Quentin Smith ? vocals
Ryder Robison ? bass
Greg Daniels ? guitar
Chris Sorensen ? guitar
Adam Tymn - guitar
Joe McChan ? drums
Let?s face it, there really isn?t such a thing as ?catalog artists? anymore. While plenty of bands are seemingly thriving, one of the invisible casualties of today?s money and trend-driven music industry are the future Neil Young?s and Pink Floyd?s of the world ? the artists who make music because they need to, not to help market their clothing line. Not to sound too lofty, but Denver, Colorado?s VAUX are one of those bands and Beyond Virtue, Beyond Vice is their masterwork.
However, this album almost didn?t ever see the light of day. After touring for nearly a decade and gaining a dedicated fan base, VAUX ? singer Quentin Smith, bassist Ryder Robison, drummer Joe McChan and guitarists Adam Tymn, Chris Sorensen and Greg Daniels ? got their big break when they were picked up by Atlantic Records in 2004. They flew to England and recorded for a month with Garrett ?Jacknife? Lee (U2, Snow Patrol) in the same manor where The Smiths and Radiohead laid down classic tracks. Finally, after a grueling year-long period, this very album you hold in your hands was completed and slated for release?or so they thought.
After two years of being shuffled between labels and having their release date shifted further and further back, the band was let go from their contract. And though the experience nearly tore them apart, it was probably the best thing that ever happened to them. ?I think that everything that ended up happening with Atlantic was a blessing in disguise,? says Robison. ?Because we got back the rights to our album and now we can do things the way we always have: On our own.?
True to this DIY ethic, the band decided if a major label wasn?t going to release this album, they would do it themselves. ?We did it full on guerilla style,? explains Robison. ?The first show we had was in Houston and we?d burn CDs on everyone?s laptops in the van, take them outside, spray paint the covers and print out the inserts at Kinko?s,? he continues. ?That?s what you need to do, go out and hustle.?
But none of this would matter if what was encoded on the disc wasn?t so incendiary. A huge leap for VAUX musically, Beyond Virtue, Beyond Vice has the hardcore crunch fans are used to (?Burn The Bandwagon?), but it also has Coldplay-influenced balladry (?The Last Report From??), tinges of electronic experimentation (?The Rope, The Pistol, The Candlestick?) and, for the first time, songs that are actually catchy (the album?s first single, ?Are You With Me?).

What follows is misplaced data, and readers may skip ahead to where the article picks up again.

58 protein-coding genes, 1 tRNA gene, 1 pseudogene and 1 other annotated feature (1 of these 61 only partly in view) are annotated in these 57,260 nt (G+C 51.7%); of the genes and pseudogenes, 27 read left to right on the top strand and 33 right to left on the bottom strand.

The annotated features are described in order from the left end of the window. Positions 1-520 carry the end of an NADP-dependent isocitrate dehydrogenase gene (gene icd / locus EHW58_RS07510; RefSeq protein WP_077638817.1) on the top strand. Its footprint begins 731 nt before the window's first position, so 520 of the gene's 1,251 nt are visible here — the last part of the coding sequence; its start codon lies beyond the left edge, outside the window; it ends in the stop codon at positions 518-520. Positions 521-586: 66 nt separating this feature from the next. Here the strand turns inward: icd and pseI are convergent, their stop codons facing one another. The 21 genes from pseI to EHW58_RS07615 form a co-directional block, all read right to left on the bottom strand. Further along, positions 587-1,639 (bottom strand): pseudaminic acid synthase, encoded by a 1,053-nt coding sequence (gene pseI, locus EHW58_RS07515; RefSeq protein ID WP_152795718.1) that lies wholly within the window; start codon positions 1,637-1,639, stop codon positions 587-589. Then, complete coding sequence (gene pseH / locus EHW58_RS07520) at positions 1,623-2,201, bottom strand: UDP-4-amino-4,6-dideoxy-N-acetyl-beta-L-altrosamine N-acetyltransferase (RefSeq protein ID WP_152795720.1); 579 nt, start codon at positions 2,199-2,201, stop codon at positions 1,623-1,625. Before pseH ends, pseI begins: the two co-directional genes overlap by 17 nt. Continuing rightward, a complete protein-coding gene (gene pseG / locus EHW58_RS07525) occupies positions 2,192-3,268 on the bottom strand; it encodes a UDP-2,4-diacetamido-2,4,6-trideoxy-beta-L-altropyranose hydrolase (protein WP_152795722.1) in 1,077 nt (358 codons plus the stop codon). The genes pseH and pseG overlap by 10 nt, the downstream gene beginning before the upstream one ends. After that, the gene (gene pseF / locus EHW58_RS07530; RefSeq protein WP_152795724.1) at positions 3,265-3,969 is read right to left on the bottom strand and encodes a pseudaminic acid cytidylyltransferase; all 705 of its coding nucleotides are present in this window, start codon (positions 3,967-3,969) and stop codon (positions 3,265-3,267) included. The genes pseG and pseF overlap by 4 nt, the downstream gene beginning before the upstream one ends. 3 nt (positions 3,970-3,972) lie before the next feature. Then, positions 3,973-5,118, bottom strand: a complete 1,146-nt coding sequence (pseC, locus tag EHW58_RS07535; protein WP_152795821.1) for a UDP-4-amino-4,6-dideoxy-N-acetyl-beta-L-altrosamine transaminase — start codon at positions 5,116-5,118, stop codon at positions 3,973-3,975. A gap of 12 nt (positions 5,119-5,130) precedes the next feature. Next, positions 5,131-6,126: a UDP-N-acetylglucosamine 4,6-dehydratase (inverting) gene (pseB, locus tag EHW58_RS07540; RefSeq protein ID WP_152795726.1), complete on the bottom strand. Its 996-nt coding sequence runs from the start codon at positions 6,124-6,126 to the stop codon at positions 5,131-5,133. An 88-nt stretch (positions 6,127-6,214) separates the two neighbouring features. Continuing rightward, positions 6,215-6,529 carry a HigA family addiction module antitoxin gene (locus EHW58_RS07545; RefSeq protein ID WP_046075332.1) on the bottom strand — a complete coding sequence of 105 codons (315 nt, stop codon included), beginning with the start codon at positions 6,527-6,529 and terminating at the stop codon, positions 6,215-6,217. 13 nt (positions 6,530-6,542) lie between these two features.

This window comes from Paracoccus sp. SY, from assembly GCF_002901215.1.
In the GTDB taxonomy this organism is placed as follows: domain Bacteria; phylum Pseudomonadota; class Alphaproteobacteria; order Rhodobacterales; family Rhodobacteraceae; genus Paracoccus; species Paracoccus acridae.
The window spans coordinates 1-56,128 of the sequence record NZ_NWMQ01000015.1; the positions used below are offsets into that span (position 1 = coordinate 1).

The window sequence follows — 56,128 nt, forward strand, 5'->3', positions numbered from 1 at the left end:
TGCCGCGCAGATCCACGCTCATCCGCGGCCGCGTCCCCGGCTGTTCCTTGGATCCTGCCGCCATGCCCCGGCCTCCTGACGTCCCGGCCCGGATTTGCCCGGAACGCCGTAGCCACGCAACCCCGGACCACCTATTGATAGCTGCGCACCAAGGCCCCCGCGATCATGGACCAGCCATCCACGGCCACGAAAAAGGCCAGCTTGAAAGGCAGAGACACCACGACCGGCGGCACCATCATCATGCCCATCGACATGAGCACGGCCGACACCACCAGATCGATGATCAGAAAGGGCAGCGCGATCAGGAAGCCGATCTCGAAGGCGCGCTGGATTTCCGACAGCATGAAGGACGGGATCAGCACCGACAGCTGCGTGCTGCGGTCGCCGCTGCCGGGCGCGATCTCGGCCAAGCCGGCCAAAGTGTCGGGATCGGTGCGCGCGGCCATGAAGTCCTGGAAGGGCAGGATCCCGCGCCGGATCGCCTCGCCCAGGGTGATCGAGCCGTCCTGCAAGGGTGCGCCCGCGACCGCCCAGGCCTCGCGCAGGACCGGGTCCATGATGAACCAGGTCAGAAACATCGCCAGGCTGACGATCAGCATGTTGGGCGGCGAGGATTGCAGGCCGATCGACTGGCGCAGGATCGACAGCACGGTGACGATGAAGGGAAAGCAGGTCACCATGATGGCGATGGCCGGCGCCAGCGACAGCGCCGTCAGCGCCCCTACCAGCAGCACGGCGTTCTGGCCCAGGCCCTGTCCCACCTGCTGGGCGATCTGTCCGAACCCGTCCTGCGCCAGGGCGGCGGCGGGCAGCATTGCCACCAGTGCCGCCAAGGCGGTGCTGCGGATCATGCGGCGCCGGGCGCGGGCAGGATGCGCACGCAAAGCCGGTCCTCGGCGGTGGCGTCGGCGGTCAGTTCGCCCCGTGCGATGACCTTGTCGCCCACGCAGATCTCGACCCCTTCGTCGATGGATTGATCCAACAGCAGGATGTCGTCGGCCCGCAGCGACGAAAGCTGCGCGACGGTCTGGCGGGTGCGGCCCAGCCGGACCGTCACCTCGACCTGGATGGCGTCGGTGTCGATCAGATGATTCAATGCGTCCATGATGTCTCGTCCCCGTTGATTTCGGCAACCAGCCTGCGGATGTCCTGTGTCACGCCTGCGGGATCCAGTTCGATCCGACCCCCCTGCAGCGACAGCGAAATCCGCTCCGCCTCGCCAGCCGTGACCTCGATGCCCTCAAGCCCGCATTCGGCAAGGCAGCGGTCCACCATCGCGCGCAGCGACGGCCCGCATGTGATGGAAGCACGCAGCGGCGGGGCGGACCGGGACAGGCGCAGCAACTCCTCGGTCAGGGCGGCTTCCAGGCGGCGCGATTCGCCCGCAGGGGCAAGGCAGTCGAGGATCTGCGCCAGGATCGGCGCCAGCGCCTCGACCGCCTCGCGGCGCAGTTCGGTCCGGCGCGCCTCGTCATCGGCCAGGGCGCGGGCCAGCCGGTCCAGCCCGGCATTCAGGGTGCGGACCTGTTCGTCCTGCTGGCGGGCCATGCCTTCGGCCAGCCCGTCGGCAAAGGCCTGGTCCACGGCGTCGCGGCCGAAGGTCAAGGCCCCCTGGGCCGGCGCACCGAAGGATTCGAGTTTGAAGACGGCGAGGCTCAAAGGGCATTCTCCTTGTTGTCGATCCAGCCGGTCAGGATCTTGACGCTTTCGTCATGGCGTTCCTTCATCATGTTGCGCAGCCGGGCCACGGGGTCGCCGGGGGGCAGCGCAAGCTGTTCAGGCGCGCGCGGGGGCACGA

Opener ?Identity Theft? explodes right out of the box, coupling the band?s triple-threat guitar attack with singer Smith?s spitfire vocal delivery, only to delve into haunted harmonics before rearing its ferocious head again. ?Are You with Me,? begins innocently enough but quickly erupts into an onslaught of hard-hitting drums, impassioned screaming and pummeling guitars. ?Cocaine James? is a visceral balls-to-the-wall rocker while album closer ?Van Fong,? ends with a twitchy, nervous energy paired with layered guitars and delicate keys.
However, these stylistic shifts don?t feel forced; they merely sound like the complete realization of what the band merely hinted at with 2004?s There Must Be Some Way To Stop Them.
?Lyrically, I?d say it?s a lot more thought out than anything I?ve done before,? expresses Smith about the thematic content of Beyond Virtue, Beyond Vice. ?I think the problem with pop music is that you can listen to the songs and they?re catchy, but there?s nothing to digest,? he continues. ?I was hoping to do something where you can listen to it a bunch of times, and when you?re in a good mood it means one thing and when you?re in a bad mood it can be something completely different.? In fact, life, love, paranoia, self-doubt and ultimately redemption are all present in songs like ?The Last Report From??? yet at the same time, the song is ambiguous enough for the listener to assign his or her own meaning to the words.
But enough about all that. Ultimately, it doesn?t matter what huge bands VAUX has toured with, how long it took for the disc to come out and what label it?s on. What really matters is that Beyond Virtue, Beyond Vice is finally here. ?The past couple years have been very telling in regards to what kind of band we are,? says Robison. ?I don?t know if it?s because we don?t give up or we don?t know any better ? but we just keep doing it.?
Whether you embrace them or not, VAUX aren?t going to give up their fight now. So you may as well surrender to Beyond Virtue, Beyond Vice while you still can.